Intranasal fentanyl for first-trimester uterine aspiration pain: A randomized controlled trial

Ghazaleh Moayedi, Katelyn Stevens, Tiana Fontanilla, Mary Tschann, Paula H. Bednarek, Jennifer Salcedo, Bliss Kaneshiro, Reni Soon

Research output: Contribution to journalArticlepeer-review


Objective: To evaluate whether administration of intranasal fentanyl reduces reported pain during first-trimester uterine aspiration. Study Design: We conducted a multicenter, randomized, double-blind, placebo-controlled trial of patients with pregnancies less than or equal to 14 weeks gestation seeking uterine aspiration for induced abortion, early pregnancy loss, or failed medication abortion. We randomized participants 1:1 to either intranasal fentanyl 100 mcg or intranasal placebo. All participants received ibuprofen and a standardized paracervical block. The primary outcome was pain indicated at the time of uterine aspiration on a 100 mm visual analog scale (VAS). We designed the study to detect a 15 mm difference in mean pain scores, which required 53 people in each arm for a total of 106 participants. Secondary outcomes included postprocedure pain and patient satisfaction with pain control. Results: From March 2017 through June 2018, we screened 355 people for eligibility and enrolled 107 participants. Those who received intranasal fentanyl reported similar uterine aspiration pain to participants who received placebo (58.4 ± 28.0 fentanyl vs 58.6 ± 24.5 placebo, p = 0.97). Participants who received intranasal fentanyl also reported similar postprocedure pain scores compared to participants who received placebo (19.1 ± 19.4 fentanyl vs 17.2 ± 19 placebo, p = 0.63), and were equally satisfied with procedure pain control (66.8 ± 31.2 fentanyl vs 63.3 ± 29.2 placebo, p = 0.57). Conclusion: Intranasal fentanyl did not decrease reported pain with first-trimester uterine aspiration, nor did it decrease postprocedure pain compared to placebo. As an adjunct to ibuprofen and paracervical block, intranasal fentanyl did not improve patient satisfaction with pain control.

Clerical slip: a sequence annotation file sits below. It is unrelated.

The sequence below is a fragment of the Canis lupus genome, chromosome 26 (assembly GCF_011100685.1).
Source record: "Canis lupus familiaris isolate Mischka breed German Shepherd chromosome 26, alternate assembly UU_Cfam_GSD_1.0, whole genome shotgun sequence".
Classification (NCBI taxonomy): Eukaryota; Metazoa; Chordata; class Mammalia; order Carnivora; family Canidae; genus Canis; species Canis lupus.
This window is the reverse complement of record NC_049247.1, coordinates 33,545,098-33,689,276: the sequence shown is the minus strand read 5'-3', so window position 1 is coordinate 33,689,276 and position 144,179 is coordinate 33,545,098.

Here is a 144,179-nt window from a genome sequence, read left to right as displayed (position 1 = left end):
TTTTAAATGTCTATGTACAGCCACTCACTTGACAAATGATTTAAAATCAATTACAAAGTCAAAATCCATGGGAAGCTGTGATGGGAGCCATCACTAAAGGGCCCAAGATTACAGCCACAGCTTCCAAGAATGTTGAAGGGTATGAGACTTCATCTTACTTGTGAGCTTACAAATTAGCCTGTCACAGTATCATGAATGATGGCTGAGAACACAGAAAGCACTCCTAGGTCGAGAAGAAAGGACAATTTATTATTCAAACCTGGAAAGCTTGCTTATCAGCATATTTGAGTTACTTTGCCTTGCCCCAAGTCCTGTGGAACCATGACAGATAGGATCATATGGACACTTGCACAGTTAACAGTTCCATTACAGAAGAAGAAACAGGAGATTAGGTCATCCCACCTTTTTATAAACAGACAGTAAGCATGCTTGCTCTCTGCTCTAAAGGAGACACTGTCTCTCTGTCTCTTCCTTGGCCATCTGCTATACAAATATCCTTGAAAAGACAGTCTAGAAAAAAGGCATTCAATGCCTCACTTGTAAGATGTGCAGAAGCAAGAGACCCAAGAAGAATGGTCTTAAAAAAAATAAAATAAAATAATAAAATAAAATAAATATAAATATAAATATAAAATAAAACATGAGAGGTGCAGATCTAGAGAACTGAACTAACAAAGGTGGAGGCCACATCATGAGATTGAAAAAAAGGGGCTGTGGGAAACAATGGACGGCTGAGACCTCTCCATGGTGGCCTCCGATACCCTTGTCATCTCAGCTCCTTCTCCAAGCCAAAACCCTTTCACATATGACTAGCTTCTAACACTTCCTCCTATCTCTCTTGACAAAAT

Original languageEnglish (US)
StateAccepted/In press - 2022


  • Analgesia
  • Anesthesia
  • First-trimester surgical abortion
  • Induced abortion
  • Pain
  • Vacuum curettage

ASJC Scopus subject areas

  • Reproductive Medicine
  • Obstetrics and Gynecology


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